oh, okay.

These same parents will probably get uncomfortable in about seven years when the middle school starts testing Little Angel and asking her what colleges and careers she’d like to explore.  Or, better yet, when the 6th grade science teacher attempts to obtain parental permission to teach basic knowledge of human sexual reproduction.  “Isn’t she a little young for that?!”

Too young to learn about how her life was created, not too young to give it.

It would all be a harmless exercise if it wasn’t perfectly clear that indoctrination when young leads people back when they’re older and need something to guide them.   It works really well, and I’d be really happy that those people found their feet again no matter what method they used to get there; except that the religious method enables those to escape their problems by ignoring them instead of confronting them.

I’m depressed because I’m going to die –> Don’t worry, keep working at taco bell and stay married to that wife-beater and when you die you’ll go to heaven and it’ll be awesome!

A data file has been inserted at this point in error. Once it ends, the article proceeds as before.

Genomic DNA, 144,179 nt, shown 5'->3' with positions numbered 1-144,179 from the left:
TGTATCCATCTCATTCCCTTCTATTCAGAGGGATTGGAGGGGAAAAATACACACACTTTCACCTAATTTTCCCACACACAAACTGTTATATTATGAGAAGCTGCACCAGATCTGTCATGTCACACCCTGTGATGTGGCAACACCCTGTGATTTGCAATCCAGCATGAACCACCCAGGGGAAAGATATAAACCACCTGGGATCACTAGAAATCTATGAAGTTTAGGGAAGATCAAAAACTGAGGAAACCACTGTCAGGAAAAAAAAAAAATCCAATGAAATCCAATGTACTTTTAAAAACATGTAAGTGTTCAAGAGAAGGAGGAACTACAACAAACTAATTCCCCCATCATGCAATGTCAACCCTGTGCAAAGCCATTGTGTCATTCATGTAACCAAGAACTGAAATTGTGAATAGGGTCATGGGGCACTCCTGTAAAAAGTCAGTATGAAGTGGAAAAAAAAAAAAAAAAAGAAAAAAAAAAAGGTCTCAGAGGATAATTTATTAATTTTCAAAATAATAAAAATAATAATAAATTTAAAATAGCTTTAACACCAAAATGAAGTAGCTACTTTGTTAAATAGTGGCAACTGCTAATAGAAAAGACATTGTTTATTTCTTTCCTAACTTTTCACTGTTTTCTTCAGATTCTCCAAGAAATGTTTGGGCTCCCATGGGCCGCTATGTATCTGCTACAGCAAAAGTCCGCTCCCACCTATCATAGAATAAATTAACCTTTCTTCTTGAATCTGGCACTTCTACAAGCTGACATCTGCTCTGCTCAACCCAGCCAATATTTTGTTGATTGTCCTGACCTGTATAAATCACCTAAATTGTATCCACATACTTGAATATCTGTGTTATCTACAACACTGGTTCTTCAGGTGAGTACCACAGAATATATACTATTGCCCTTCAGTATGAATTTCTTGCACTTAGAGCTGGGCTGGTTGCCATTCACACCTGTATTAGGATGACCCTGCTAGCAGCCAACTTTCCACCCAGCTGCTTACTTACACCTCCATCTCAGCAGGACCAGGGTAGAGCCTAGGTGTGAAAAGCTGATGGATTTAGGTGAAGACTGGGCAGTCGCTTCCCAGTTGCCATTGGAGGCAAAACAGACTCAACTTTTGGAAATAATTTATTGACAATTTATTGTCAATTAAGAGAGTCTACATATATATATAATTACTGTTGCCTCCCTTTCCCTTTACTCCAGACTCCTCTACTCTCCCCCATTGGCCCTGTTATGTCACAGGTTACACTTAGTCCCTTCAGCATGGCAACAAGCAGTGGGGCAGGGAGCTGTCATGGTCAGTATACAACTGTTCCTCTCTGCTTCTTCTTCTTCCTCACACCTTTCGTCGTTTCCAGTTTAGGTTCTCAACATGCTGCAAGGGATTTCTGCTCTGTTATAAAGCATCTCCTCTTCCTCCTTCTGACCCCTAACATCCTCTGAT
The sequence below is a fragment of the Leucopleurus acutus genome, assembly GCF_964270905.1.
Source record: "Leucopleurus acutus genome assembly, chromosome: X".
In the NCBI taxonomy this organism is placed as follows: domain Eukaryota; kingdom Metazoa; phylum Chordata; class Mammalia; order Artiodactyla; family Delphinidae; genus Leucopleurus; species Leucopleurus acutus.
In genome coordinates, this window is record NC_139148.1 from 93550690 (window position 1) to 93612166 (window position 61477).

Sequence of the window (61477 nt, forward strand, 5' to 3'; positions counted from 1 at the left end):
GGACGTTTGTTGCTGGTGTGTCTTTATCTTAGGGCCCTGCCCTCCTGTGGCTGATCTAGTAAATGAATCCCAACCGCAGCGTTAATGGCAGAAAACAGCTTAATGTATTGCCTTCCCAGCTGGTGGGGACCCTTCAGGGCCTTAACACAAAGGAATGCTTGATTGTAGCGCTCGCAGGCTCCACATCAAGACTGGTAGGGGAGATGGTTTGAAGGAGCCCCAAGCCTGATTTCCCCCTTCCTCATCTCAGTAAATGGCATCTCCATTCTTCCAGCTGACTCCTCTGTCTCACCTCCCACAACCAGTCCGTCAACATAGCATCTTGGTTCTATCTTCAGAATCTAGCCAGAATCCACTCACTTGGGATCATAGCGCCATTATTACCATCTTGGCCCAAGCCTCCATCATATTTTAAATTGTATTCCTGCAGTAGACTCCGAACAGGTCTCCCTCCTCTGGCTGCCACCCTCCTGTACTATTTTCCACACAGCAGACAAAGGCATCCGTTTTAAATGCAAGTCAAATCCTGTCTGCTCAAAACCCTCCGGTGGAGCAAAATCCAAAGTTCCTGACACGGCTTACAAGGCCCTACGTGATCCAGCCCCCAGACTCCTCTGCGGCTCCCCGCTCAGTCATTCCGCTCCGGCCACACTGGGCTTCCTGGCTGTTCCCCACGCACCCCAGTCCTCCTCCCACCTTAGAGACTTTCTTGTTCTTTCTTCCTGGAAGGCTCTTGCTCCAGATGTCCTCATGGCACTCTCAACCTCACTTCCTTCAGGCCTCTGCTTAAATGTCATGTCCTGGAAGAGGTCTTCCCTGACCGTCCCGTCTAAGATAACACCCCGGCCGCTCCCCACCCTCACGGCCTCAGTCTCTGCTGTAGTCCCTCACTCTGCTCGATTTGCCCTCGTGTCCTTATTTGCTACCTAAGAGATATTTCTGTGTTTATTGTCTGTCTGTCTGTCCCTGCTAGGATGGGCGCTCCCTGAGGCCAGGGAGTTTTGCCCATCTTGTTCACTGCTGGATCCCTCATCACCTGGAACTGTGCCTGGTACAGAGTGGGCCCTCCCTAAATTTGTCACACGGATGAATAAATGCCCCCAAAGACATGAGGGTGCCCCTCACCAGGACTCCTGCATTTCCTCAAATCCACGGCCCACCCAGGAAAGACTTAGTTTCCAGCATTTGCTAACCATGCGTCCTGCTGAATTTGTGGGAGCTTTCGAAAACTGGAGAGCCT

Even worse, instead of embracing others, religion subtly nudges its most vulnerable to become the most bigoted.

Why is the world messed up? –> It’s those gays everywhere, god doesn’t like them – and it’s your job to tell them!

Having gone through a minor bout of depression myself years ago I can say that religion isn’t a necessary fall-back to dig yourself out.  Escape just comes slower when you have to work for it.  My family and friends were there for me because they love me – not because we’re in the same special little club that loves something ELSE.

I know this sounds highly critical of my facebook “friend” (and it is), but I’d like to make clear that I know she isn’t doing this to her daughter out of malice.  In fact, I have a few good memories of this particular woman being nice to me even though we existed in separate social circles that intentionally rarely overlapped.  This hasn’t been a critique of this one well-meaning, but misguided, woman.  It’s a rant about how prevelant this sort of thing is in our society and the long lasting damages this behavior produces.

In 1986 some little girl with blond hair and blue eyes just like Little Angel gave her life to the lord.  When she needed an escape from her problems in 2005 she “turned to the lord” and the lord delivered her.  In 2008 she voted yes on Proposition 8 and told homosexuals they were lesser human beings than she was.  It wasn’t her choice, though.  She gave that to the LORD.  We have a mixed up world where corporations are fighting for rights of personhood, and religious Americans push hard to take rights away.

If they can’t have them, nobody can.